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Tourism Is Big Business – And It’s Growing

Tourism Is Big Business – And It’s Growing

Ever since the Victoria Gold Rush in the 1850s, the city of Melbourne has attracted people from all over the world, leading to a diverse, multicultural community. According to statistics released in 2006, an estimated 35.8%% of its population was born overseas, exceeding the national average of 23.1% (Wikipedia).

Australia’s tourism industry needs Melbourne to continue drawing people from all over the world, but to spend gold rather than dig for it. Fortunately, it doesn’t seem to have trouble in that department, as it was voted the most livable city in the world in 2011 and 2012.

Australia’s tourism industry is a vital contributor to its economy, as it employs 500,000 people, generates about AU$94 billion worth of revenue and contributes AU$34 billion to the nation’s GDP. Tourism is one of Melbourne’s biggest industries, and it could be said that Melbourne and Sydney are as critical to Australia’s tourism industry as Western Australia is to its mining industry.

China’s economy is burgeoning, its middle class is growing, and its citizens want to exercise their new found spending power. Australia wants to be the place where that spending power is exercised, so appealing to the Chinese tourists is one of the primary goals of the Tourism 2020 initiative. Melbourne and its hospitality industry will play a vital role in accomplishing that.

A diverse environment

Not many places can offer tourists seaside and river recreational activities, or provide high, snowy mountain peaks for skiing and the low, dry Outback for wilderness exploration.

Yet, that is what Melbourne and the state of Victoria have to offer. Luxury yachts cruise along the river, while iconic beaches are only a short trip from the central business district. Hiking trails pass through the forests of the Dandenong Mountains, while the Great Ocean Road, regarded as one of the top ten ocean drives in the world, provides views of famous landmarks such as the 12 Apostles, which are large rock structures off the coast that were formed by natural erosion.

Skiing, sailing, hiking, road trips … there’s not much Melbourne’s tourism industry can’t provide. Melbourne itself is named the “Garden City” for its abundance of tree-lined avenues and parks. In addition to the natural scenery Melbourne also offers plenty of “man-made” attractions, as it is known as the cultural capital of Australia. It boasts the nation’s largest and oldest art gallery, the National Gallery of Victoria, as well as variety of live music and performance venues.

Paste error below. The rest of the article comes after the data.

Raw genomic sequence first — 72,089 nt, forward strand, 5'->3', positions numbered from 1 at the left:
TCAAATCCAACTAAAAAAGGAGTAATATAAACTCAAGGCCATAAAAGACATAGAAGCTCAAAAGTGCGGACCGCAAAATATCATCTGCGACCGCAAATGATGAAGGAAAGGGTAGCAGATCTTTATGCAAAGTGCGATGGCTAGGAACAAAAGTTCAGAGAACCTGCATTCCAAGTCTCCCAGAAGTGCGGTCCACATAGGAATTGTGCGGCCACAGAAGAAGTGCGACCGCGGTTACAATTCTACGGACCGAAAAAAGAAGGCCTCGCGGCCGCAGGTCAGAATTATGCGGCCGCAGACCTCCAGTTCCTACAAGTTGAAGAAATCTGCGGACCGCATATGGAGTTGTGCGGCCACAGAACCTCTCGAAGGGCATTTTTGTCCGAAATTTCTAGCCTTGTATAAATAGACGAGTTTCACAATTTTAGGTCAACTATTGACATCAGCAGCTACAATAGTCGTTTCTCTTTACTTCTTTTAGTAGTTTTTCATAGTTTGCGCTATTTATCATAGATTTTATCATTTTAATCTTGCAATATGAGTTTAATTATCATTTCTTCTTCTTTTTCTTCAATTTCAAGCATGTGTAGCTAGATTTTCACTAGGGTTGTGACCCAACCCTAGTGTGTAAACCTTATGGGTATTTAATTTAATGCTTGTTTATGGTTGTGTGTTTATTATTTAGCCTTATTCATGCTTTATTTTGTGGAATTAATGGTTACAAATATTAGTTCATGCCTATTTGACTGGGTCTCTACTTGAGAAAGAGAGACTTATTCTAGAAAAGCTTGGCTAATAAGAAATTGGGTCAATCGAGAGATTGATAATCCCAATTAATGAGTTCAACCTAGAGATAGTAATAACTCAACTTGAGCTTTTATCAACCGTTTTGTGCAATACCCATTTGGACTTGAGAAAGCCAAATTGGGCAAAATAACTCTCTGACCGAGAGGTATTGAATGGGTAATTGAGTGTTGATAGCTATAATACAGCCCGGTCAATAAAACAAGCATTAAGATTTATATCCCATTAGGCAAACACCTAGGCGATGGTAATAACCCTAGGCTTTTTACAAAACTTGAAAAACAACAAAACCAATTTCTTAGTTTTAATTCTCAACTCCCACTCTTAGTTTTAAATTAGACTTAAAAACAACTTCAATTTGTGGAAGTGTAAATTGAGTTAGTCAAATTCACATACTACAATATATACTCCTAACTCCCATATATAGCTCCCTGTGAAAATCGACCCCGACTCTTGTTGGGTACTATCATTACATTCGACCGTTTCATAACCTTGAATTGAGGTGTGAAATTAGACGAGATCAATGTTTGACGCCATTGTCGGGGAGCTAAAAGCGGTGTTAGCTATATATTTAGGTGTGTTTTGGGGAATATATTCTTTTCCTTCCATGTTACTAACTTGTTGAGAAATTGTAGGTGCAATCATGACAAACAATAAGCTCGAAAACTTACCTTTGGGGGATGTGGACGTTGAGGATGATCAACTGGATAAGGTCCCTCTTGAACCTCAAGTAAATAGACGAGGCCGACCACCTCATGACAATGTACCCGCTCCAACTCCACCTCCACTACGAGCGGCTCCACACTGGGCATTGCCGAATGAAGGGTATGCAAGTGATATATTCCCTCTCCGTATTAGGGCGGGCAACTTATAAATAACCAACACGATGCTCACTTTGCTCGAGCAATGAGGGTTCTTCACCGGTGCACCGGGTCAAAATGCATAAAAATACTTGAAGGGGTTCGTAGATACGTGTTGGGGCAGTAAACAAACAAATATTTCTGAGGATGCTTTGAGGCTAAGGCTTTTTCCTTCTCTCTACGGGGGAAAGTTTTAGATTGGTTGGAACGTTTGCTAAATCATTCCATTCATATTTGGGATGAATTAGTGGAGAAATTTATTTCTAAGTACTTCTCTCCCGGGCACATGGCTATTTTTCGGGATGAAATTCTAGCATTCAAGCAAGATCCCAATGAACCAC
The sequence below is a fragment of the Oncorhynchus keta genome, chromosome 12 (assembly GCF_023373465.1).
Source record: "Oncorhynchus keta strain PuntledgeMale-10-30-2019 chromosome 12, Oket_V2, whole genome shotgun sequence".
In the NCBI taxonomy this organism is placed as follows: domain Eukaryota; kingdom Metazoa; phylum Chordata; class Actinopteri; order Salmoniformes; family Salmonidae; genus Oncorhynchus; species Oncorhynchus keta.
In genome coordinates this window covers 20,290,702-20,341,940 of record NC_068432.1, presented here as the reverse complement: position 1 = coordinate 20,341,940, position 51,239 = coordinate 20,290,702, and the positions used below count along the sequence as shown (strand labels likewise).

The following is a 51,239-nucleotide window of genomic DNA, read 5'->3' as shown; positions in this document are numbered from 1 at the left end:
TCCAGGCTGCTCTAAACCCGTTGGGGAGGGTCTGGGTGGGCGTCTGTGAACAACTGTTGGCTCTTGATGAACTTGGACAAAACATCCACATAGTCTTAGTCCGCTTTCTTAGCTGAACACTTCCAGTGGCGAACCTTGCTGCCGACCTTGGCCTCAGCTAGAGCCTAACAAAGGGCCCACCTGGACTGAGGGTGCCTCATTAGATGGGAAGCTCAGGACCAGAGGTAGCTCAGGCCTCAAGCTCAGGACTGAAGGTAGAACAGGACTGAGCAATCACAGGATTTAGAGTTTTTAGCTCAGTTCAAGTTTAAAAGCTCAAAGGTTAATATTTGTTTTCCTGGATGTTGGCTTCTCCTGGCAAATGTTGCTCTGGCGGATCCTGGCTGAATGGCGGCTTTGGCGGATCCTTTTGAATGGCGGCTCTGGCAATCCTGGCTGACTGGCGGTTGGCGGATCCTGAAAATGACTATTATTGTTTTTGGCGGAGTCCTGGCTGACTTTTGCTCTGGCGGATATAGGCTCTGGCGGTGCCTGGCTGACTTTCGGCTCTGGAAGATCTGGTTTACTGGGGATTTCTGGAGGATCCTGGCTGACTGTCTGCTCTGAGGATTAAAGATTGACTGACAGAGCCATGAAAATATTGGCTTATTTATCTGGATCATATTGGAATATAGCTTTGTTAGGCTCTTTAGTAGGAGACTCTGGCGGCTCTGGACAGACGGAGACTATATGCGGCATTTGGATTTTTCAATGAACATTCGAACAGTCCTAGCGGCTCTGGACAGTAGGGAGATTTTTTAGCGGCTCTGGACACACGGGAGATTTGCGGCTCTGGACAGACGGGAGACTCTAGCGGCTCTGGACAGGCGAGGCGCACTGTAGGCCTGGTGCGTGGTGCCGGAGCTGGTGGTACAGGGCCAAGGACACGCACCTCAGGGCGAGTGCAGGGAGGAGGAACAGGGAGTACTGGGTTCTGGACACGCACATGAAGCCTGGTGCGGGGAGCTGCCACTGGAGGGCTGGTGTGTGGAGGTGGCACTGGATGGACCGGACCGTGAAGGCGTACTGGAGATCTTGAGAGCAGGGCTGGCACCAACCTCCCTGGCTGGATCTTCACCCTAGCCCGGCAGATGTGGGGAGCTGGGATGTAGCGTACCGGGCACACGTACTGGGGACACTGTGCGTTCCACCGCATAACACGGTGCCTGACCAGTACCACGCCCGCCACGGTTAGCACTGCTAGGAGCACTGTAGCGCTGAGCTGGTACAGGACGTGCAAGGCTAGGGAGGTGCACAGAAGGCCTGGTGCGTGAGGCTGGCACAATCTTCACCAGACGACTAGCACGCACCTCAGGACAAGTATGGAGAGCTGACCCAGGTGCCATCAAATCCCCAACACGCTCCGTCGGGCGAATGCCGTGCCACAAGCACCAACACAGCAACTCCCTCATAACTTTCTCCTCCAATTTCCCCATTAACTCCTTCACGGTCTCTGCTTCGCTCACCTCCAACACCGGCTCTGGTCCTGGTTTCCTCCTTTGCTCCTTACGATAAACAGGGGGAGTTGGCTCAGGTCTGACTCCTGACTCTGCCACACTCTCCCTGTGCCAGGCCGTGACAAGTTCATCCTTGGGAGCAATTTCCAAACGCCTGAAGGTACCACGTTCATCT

Skill shortages are common

According to Tourism Australia Managing Director Andrew McEvoy, Australia’s cuisine is what many tourists claim to have enjoyed most about the country. Melbourne can take a fair portion of the credit for that, thanks to its ethnic diversity, with Vietnamese, Italian, Lebanese and Spanish included amongst its wide range of cuisines. However, the skills shortages that are hampering Australia’s tourism industry are also being felt in Melbourne’s cafes and restaurants, particularly in the lack of chefs and kitchen staff.

Addressing skill shortages is a priority on Tourism 2020’as agenda, as is upgrading the technological capabilities of the tourism industry, and promoting Australia to Asian tourists. Victoria is making its own contribution by investing AU$8 million in a marketing campaign. China was the largest source of overseas visitors to the state in 2011, and the number of Chinese arrivals is expected to double by 2020.

Encouraging students to embark on hospitality courses and careers in the state is part of Victoria’s efforts to ensure it has the skills necessary to meet the demand. Tourism, in general, is a diverse industry offering a wide range of potential careers and working environments, but Melbourne, in particular, has no shortage of options. Yachts on the river, ski-lodges in the mountains, and bars and restaurants in the city itself; they all need hospitality workers, and they all provide a memorable experience to those who choose to seek opportunity in Victoria’s tourism industry.

Matthew Flax writes for Now Learning, an education portal that promotes a variety of tertiary education opportunities in Australia, including TAFE courses in Victoria (VIC) and undergraduate and postgraduate degrees in New South Wales (NSW) and Tasmania (TAS).

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About the author

-Vagabond, editor and founder of  EVASER. Find on Facebook, follow via Twitter or view his personal site.

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